The number of teachers leaving Harford County Public Schools jumped 36% over the past three years, with some citing salary as the reason, according to preliminary data provided to the school board last week by the school system’s director of human resources.
Responding to questions from Harford County Board of Education members at their July 21st meeting, Jean Mantegna, assistant superintendent for human resources, said that she had begun reviewing data on departing teachers over the past three years, and the trend is up. “Our numbers of teachers separated, the number is rising,” she said. In the 2010-11 year, 182 teachers left the system, Mantegna said, compared to 248 thus far in the 2013-14 year ending on September 30, 2014.
The difference of 66 teachers equates to an increase of 36%.
Among those leaving the system, Mantegna said that she believed retirements were trending upward, along with the number of departing teachers with 7 – 10 years of experience.
The 248 departures so far this year represent 8% of the 2941 teachers employed at the start of the 2013-14 school year, according to information later provided by Jillian Lader, HCPS manager of communications.
Among those who chose to take an exit survey so far this year, 11% cited salary as their primary reason for leaving, Mantegna said. The voluntary exit survey also includes the primary reasons of retirement, a job in another school system, moving out of state, or personal issues, with salary being added for the first time this year, she said.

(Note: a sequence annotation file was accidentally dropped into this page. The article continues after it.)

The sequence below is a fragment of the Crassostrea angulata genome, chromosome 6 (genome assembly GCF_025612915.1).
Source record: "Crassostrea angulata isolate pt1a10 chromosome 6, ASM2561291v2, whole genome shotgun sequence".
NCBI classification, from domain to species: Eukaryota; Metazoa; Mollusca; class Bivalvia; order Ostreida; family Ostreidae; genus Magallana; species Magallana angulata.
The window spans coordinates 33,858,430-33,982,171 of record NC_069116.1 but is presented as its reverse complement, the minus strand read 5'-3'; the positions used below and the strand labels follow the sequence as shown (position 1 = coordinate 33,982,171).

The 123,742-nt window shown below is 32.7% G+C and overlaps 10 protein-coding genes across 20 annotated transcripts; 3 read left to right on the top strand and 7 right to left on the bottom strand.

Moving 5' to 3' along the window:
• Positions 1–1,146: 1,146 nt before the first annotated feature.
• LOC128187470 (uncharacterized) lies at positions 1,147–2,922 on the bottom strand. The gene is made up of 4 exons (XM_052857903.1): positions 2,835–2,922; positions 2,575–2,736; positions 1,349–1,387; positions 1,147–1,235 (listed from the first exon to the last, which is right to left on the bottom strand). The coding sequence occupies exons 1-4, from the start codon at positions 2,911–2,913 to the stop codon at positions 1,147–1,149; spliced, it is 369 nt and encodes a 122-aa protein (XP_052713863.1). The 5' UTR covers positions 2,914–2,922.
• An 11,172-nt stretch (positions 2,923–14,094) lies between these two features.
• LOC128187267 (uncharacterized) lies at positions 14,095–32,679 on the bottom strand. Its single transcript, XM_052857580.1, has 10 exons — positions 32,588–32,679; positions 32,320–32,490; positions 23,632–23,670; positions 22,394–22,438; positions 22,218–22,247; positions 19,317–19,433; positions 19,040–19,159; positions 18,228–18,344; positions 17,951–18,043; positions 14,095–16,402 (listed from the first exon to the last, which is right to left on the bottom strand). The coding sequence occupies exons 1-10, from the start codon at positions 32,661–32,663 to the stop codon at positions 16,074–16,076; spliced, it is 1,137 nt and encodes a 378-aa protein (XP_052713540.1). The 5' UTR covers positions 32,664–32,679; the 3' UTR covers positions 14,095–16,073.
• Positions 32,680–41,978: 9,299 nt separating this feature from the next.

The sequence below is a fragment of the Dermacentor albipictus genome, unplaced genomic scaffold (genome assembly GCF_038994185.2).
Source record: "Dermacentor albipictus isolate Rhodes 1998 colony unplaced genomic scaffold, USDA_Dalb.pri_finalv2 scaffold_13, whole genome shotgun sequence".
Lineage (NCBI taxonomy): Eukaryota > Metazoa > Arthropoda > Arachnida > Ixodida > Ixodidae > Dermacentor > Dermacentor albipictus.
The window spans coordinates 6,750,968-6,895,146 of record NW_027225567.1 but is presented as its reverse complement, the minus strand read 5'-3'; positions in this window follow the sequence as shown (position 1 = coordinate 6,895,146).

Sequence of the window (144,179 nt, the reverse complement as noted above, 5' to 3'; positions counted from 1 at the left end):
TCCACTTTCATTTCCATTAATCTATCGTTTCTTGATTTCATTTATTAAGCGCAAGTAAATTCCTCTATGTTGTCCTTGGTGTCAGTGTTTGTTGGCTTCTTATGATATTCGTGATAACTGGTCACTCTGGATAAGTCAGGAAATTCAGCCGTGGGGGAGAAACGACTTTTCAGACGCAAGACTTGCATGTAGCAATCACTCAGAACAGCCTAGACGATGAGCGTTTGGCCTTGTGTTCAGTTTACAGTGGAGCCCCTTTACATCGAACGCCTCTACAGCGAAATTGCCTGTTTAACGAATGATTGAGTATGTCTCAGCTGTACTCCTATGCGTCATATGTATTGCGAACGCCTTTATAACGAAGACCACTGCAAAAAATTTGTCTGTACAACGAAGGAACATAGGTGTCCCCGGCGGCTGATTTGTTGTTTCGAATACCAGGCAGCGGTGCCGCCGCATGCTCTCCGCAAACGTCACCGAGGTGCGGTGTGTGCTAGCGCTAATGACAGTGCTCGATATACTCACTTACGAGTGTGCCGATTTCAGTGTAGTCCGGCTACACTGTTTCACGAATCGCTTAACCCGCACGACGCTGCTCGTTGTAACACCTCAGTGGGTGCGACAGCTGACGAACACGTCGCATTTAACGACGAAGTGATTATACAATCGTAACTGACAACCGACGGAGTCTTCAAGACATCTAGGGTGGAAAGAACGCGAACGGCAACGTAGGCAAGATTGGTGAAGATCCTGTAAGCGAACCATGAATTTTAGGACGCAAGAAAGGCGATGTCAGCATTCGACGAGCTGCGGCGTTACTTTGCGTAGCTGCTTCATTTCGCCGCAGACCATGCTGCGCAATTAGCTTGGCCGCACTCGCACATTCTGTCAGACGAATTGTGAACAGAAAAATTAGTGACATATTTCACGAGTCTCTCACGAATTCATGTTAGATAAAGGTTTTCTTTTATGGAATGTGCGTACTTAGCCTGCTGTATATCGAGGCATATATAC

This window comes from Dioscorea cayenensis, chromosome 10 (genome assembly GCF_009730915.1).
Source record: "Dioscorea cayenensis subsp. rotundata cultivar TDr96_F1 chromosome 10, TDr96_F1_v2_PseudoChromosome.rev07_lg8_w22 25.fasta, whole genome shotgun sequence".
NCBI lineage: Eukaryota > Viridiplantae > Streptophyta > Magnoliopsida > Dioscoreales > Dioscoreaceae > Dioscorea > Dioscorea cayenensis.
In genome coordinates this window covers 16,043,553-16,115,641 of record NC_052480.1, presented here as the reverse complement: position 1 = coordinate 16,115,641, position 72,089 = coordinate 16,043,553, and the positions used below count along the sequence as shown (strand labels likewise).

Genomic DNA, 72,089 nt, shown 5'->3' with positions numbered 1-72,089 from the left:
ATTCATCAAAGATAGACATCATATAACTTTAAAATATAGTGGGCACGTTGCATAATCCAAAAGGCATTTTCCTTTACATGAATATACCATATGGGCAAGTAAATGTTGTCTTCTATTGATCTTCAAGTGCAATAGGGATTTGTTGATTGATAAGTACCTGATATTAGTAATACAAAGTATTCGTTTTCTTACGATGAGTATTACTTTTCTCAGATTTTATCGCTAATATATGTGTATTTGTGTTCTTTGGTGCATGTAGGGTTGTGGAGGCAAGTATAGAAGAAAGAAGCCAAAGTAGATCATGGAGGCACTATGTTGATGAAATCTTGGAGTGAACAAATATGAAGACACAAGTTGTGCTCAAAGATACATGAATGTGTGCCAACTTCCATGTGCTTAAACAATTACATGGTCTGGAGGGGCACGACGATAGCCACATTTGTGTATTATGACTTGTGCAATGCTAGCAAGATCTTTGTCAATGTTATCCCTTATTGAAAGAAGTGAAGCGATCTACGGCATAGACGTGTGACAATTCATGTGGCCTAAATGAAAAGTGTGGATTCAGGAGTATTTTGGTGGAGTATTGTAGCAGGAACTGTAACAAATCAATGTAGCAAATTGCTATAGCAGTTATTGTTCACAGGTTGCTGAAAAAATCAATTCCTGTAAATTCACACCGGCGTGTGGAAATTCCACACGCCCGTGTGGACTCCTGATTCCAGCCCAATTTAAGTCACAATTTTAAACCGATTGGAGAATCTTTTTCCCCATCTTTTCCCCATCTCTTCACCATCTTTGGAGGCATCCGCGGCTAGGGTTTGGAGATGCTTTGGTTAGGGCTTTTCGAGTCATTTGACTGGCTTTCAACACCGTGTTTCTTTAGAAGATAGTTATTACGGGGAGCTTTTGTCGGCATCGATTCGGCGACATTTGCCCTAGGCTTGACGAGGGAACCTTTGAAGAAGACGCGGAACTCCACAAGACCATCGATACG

This was also a year marked by a series of teacher protests over salaries, culminating in a union-led “March for Education” through Bel Air in April. Union president Ryan Burbey warned at the time that teachers were leaving “in droves” due to a lack of salary increases in the past several years.
Asked in a phone interview Tuesday why only 11% cited salaries as their reason for leaving, Burbey questioned how many chose to answer the exit survey. “The vast majority of people leaving Harford County Public Schools want to put it in the rear view mirror, “he said. He also noted that the survey included an option for going to another school system, which could be due to salary, adding that some teachers worry their survey comments may follow them to their next job.
Burbey also said he expected “many more” separations in subsequent reports.
Below are the most recent monthly personnel reports for April, May and June, which include the names, positions, and length of service for departing employees. Reports for April and May were not previously published by HCPS, but were provided to The Dagger upon request. This year’s annual report on personnel is expected sometime after September 30, 2014.